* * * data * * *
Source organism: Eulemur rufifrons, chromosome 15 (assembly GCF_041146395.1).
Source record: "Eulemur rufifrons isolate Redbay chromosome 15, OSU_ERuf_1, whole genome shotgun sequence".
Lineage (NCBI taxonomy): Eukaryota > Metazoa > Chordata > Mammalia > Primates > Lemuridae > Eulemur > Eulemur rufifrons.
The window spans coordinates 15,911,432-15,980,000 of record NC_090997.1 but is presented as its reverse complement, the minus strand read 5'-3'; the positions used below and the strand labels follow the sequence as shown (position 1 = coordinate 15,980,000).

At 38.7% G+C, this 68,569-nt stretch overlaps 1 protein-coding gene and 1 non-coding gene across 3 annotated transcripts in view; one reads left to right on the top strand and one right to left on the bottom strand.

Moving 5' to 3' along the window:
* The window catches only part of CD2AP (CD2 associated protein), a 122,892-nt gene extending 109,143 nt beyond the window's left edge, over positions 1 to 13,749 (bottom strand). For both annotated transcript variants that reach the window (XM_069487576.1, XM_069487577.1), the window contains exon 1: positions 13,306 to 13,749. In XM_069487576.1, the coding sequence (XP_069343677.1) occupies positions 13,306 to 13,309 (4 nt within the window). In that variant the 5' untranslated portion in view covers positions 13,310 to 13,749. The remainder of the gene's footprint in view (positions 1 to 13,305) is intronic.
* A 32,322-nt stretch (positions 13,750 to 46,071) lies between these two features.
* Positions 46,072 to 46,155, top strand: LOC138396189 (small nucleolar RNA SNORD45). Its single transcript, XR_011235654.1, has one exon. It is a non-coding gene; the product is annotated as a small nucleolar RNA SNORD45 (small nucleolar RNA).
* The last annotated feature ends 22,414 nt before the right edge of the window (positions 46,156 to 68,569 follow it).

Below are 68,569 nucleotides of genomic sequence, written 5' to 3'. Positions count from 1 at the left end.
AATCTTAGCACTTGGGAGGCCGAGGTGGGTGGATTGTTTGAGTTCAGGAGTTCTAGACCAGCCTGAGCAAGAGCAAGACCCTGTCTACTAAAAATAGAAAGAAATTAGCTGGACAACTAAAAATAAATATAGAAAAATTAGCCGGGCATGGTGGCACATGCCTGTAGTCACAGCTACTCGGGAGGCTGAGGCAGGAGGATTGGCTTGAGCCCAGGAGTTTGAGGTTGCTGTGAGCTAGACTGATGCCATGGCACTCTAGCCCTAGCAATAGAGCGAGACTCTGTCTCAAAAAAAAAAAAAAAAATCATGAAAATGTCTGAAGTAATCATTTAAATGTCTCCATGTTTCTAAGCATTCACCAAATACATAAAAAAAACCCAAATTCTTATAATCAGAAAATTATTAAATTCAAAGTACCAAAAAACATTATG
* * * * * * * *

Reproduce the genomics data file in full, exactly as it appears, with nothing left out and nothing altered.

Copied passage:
Source organism: Eulemur rufifrons, chromosome 15 (assembly GCF_041146395.1).
Source record: "Eulemur rufifrons isolate Redbay chromosome 15, OSU_ERuf_1, whole genome shotgun sequence".
Lineage (NCBI taxonomy): Eukaryota > Metazoa > Chordata > Mammalia > Primates > Lemuridae > Eulemur > Eulemur rufifrons.
The window spans coordinates 15,911,432-15,980,000 of record NC_090997.1 but is presented as its reverse complement, the minus strand read 5'-3'; the positions used below and the strand labels follow the sequence as shown (position 1 = coordinate 15,980,000).

At 38.7% G+C, this 68,569-nt stretch overlaps 1 protein-coding gene and 1 non-coding gene across 3 annotated transcripts in view; one reads left to right on the top strand and one right to left on the bottom strand.

Moving 5' to 3' along the window:
* The window catches only part of CD2AP (CD2 associated protein), a 122,892-nt gene extending 109,143 nt beyond the window's left edge, over positions 1 to 13,749 (bottom strand). For both annotated transcript variants that reach the window (XM_069487576.1, XM_069487577.1), the window contains exon 1: positions 13,306 to 13,749. In XM_069487576.1, the coding sequence (XP_069343677.1) occupies positions 13,306 to 13,309 (4 nt within the window). In that variant the 5' untranslated portion in view covers positions 13,310 to 13,749. The remainder of the gene's footprint in view (positions 1 to 13,305) is intronic.
* A 32,322-nt stretch (positions 13,750 to 46,071) lies between these two features.
* Positions 46,072 to 46,155, top strand: LOC138396189 (small nucleolar RNA SNORD45). Its single transcript, XR_011235654.1, has one exon. It is a non-coding gene; the product is annotated as a small nucleolar RNA SNORD45 (small nucleolar RNA).
* The last annotated feature ends 22,414 nt before the right edge of the window (positions 46,156 to 68,569 follow it).

Below are 68,569 nucleotides of genomic sequence, written 5' to 3'. Positions count from 1 at the left end.
AATCTTAGCACTTGGGAGGCCGAGGTGGGTGGATTGTTTGAGTTCAGGAGTTCTAGACCAGCCTGAGCAAGAGCAAGACCCTGTCTACTAAAAATAGAAAGAAATTAGCTGGACAACTAAAAATAAATATAGAAAAATTAGCCGGGCATGGTGGCACATGCCTGTAGTCACAGCTACTCGGGAGGCTGAGGCAGGAGGATTGGCTTGAGCCCAGGAGTTTGAGGTTGCTGTGAGCTAGACTGATGCCATGGCACTCTAGCCCTAGCAATAGAGCGAGACTCTGTCTCAAAAAAAAAAAAAAAAATCATGAAAATGTCTGAAGTAATCATTTAAATGTCTCCATGTTTCTAAGCATTCACCAAATACATAAAAAAAACCCAAATTCTTATAATCAGAAAATTATTAAATTCAAAGTACCAAAAAACATTATG